The “National Center for Functional Glycomics” (NCFG) as a National Resource Center is devoted to the technology of glycan recognition through microarray display and other modes of glycan presentation. This Center is the first of its kind with the central focus being exploration of the functional glycome of cells through technologies to define glycan recognition by glycan-binding proteins (GBPs). There is tremendous synergy between our research and technologies and the needs of the research community. The Center is an outgrowth of the highly successful Consortium for Functional Glycomics (CFG) and the development within the CFG of glycan microarray technologies as a key resource. The Center will address an unmet demand in the research community by making accessible the developed technologies in the area of functional glycomics and array technologies, to enhance biomedical research, broaden collaborations in the field, and provide needed services, training, and data and technology dissemination.
A major technical breakthrough in glycosciences to facilitate “decoding” of glycan functions and recognition was the development of printed defined glycan microarrays, in which picograms of defined glycans are captured on a solid surface and interrogated by a GBP, cell, or organism (e.g. virus or bacteria). This evolved from the first technology that was primarily an ELISA-type format, in which biotinylated glycans were captured in 96-well streptavidin-coated plates and assayed with fluorescent-based GBPs or anti-GBP reagents. This ELISA-type technology required high amounts of glycans and GBPs, and was impractical as the library of glycans grew. It was superseded in 2004 by the development of printed defined glycan microarray, led by the pioneering efforts of the CFG. Although at the time there were contemporaneous technology developments in printed microarray technology, the CFG became the leader in the field, due to the diversity of glycans and their public availability, the extremely low background and high reproducibility of the glycan microarray, as well as linkage to emerging public-accessible databases. The Glycomics Center at Emory University School of Medicine housed the Protein-Glycan Interaction Core (Core H) of the CFG from 2006 through 2011, then extended via a Legacy Resource Grant through 2014, where glycan microarray analyses were conducted using version 5.1 of the printed glycan microarray that contained 610 individual glycans. This has been the only glycan microarray generally available to the public with an associated database. In 2014 the arrays became a fee-for-service component due to ending of the Legacy grant funding and has now moved to Beth Israel Deaconess Medical Center in Boston, MA where the fee-for-service glycan arrays will continue under the direction of Dr. Richard Cummings and the NCFG.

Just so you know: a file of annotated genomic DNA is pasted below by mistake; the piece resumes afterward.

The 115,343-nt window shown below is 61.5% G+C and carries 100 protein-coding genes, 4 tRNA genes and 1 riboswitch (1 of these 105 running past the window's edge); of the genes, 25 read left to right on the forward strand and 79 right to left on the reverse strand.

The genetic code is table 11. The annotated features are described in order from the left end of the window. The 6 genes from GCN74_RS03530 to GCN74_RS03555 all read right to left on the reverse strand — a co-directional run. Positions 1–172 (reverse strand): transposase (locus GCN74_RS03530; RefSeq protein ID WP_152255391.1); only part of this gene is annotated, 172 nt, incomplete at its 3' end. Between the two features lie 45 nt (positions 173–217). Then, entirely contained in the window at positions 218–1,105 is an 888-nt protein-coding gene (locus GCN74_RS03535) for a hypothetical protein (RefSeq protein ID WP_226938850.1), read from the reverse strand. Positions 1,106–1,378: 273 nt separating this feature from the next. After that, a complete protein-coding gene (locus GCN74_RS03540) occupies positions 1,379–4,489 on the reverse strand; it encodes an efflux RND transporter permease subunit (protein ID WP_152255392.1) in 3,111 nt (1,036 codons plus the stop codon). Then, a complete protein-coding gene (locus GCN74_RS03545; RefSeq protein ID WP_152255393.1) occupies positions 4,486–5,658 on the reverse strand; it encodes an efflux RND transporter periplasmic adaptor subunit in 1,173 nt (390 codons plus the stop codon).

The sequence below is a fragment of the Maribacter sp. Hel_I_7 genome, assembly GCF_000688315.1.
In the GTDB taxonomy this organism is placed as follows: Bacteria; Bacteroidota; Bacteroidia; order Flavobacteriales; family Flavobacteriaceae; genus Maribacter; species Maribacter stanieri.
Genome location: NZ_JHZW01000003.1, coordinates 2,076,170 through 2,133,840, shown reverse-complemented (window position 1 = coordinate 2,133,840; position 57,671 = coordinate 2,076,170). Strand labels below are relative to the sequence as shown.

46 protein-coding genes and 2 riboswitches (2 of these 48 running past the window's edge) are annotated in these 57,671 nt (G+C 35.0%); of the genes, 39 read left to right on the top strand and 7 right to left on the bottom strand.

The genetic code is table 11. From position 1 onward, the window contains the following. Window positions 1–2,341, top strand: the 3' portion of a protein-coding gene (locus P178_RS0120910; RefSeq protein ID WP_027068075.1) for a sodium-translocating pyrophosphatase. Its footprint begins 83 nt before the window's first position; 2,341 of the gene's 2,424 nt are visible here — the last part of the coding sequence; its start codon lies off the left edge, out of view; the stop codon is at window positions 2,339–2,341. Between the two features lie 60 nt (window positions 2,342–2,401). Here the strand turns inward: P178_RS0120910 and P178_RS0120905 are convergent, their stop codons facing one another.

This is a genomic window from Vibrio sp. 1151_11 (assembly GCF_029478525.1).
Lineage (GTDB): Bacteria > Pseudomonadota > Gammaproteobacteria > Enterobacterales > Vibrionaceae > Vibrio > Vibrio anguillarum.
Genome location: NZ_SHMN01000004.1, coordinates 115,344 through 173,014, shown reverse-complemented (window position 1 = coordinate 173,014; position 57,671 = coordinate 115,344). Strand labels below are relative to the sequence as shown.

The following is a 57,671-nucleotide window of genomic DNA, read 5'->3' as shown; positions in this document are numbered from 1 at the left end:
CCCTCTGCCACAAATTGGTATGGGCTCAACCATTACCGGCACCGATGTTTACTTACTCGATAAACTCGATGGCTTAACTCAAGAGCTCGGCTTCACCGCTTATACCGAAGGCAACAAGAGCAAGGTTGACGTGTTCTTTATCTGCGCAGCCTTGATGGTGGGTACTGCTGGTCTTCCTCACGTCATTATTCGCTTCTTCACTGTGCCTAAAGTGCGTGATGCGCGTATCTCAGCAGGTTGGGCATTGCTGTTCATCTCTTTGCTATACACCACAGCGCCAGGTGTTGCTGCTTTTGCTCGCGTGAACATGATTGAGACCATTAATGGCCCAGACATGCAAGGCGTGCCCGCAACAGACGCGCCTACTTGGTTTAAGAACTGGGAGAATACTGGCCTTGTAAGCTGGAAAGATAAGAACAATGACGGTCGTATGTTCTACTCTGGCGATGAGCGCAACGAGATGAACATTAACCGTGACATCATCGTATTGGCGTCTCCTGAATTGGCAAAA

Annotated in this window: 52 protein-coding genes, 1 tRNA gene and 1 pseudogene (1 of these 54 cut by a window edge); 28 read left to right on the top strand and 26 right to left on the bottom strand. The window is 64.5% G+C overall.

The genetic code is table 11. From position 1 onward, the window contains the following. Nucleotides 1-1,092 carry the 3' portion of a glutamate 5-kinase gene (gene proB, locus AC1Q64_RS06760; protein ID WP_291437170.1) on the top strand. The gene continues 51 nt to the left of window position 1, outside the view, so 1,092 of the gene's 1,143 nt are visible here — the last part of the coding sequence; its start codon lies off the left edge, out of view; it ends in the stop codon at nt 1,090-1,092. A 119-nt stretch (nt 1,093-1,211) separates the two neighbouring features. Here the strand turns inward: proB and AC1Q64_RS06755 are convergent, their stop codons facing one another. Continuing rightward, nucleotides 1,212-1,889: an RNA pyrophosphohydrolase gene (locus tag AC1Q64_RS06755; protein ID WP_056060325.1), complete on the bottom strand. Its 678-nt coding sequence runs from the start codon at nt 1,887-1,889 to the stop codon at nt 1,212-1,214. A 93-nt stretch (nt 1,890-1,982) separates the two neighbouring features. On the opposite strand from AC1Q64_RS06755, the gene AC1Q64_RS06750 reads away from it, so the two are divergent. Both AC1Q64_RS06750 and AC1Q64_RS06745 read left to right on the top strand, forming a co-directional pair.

The utilization of the CFG’s defined glycan microarray has helped to revolutionize the study of protein-glycan interactions, and the defined glycan microarray has become the benchmark in determining the specificity of GBPs and viruses. Expansion and continuation of access to this technology is a fundamental service aspect of the NCFG.
The major technological theme of the NCFG is to explore glycan recognition by GBPs using glycan display technologies, including glycan microarray, glycopeptides and other glycoconjugates, and microsphere technology including Luminex. Because of the continued demand of glycan microarray analyses, and in a broader sense because of the vast involvement of glycan recognition and structure in so many aspects of health and disease, new technologies need to be developed and adapted to address the exciting frontiers of glycomics and glycobiology. The biomedical research community is energized to access available technologies. Thus, we anticipate future needs, accessibility, and developments of glycan production and derivatization to move the field forward. We view these frontiers as coming together in what we broadly term “Functional Glycomics”, and based on our enormous number of collaborative interactions, we are uniquely poised to provide training and disseminate information about technologies and advances in the field of functional glycomics. Thus, the NCFG is devoted to the study of glycan recognition through microarray display and other modes of glycan presentation. It is through the NCFG that the glycan microarray technologies and associated innovations and improvements, driven by questions involving glycan function and glycan interactions, will be made available to the biomedical community.